A Congolese warlord facing 18 counts, including war crimes and crimes against humanity, is due to appear before the International Criminal Court today for a confirmation of charges hearing.
Bosco Ntaganda allegedly committed the crimes in eastern Democratic Republic of Congo (DRC) between September 2002 and September 2003, the court said.
The pre-trial hearing will determine whether there is sufficient evidence to formally charge Ntaganda.
Ntaganda, who denies all 18 counts, is accused of recruiting child soldiers and of running a vast extortion empire in the mineral-rich east of the DRC, according to UN investigators.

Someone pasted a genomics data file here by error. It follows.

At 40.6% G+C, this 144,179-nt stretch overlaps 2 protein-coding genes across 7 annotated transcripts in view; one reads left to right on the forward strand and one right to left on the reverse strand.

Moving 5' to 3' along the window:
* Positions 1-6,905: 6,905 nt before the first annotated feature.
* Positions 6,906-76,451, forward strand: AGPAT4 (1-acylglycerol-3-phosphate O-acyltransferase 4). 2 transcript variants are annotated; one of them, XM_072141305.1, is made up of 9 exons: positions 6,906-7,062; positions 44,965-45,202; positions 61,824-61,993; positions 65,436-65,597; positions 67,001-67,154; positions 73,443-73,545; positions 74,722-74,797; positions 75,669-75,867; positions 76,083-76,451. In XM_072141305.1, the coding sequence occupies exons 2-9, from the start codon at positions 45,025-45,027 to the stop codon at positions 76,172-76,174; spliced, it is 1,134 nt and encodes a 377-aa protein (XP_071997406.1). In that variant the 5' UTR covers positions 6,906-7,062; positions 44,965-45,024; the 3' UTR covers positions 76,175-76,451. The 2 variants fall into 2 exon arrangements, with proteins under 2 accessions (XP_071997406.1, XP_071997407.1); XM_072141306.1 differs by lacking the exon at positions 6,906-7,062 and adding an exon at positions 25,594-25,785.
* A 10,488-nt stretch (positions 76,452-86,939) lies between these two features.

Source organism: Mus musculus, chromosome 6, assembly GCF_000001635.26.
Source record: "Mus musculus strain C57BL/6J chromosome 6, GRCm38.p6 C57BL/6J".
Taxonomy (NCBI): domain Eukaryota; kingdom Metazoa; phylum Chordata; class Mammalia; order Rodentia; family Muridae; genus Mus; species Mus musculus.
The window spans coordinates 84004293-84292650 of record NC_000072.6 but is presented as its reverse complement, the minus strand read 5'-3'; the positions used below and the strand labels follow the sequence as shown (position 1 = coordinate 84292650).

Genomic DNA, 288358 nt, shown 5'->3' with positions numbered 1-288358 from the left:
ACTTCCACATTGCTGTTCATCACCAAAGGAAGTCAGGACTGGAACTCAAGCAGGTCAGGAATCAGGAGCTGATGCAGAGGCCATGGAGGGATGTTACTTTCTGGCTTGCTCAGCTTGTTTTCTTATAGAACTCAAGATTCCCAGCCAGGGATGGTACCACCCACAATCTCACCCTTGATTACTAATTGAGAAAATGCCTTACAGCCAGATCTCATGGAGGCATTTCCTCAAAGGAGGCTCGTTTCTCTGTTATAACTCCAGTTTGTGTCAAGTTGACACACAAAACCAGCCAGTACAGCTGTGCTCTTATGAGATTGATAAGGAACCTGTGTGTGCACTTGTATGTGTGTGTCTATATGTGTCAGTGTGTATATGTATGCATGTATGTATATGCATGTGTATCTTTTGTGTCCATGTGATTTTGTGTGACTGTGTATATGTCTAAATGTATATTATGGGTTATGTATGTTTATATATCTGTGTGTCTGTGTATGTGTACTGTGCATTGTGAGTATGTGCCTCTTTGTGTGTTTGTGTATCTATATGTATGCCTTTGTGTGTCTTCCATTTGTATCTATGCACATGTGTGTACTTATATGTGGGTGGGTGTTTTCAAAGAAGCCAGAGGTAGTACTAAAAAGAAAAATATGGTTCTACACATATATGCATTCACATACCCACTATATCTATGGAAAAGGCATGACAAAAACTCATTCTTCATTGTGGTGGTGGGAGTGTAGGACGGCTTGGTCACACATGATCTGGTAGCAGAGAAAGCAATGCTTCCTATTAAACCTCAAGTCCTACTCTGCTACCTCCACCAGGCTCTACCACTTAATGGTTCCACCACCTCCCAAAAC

The ICC issued his arrest warrant in 2006 and reissued it in 2012 along with that of Sylvestre Mudacumura, the leader of the Democratic Forces for the Liberation of Rwanda (FDLR) wanted for nine war crimes.
Ntaganda - formerly a top commander with the Congolese rebel group M23 - named after a March 23, 2009 peace deal the rebels signed with the government - crossed into Rwanda in March 2013 and sought refuge at the US embassy, saying he wanted to be handed over to the ICC.
A split in the M23 is reported to have forced the Rwandan-born warlord to flee to Kigali, the Rwandan capital.
Nicknamed 'the terminator' for his penchant for frontline action, Ntaganda lived lavishly, frequenting the restaurants and tennis clubs of North Kivu’s capital, Goma.
He "flaunted his impunity like a medal of honour while engaging in ruthless human rights abuses", according to Human Rights Watch.
Ntaganda is one of several Congolese warlords who have appeared before the ICC over crimes against humanity but the court has only succeeded in convicting one rebel commander Thomas Lubanga.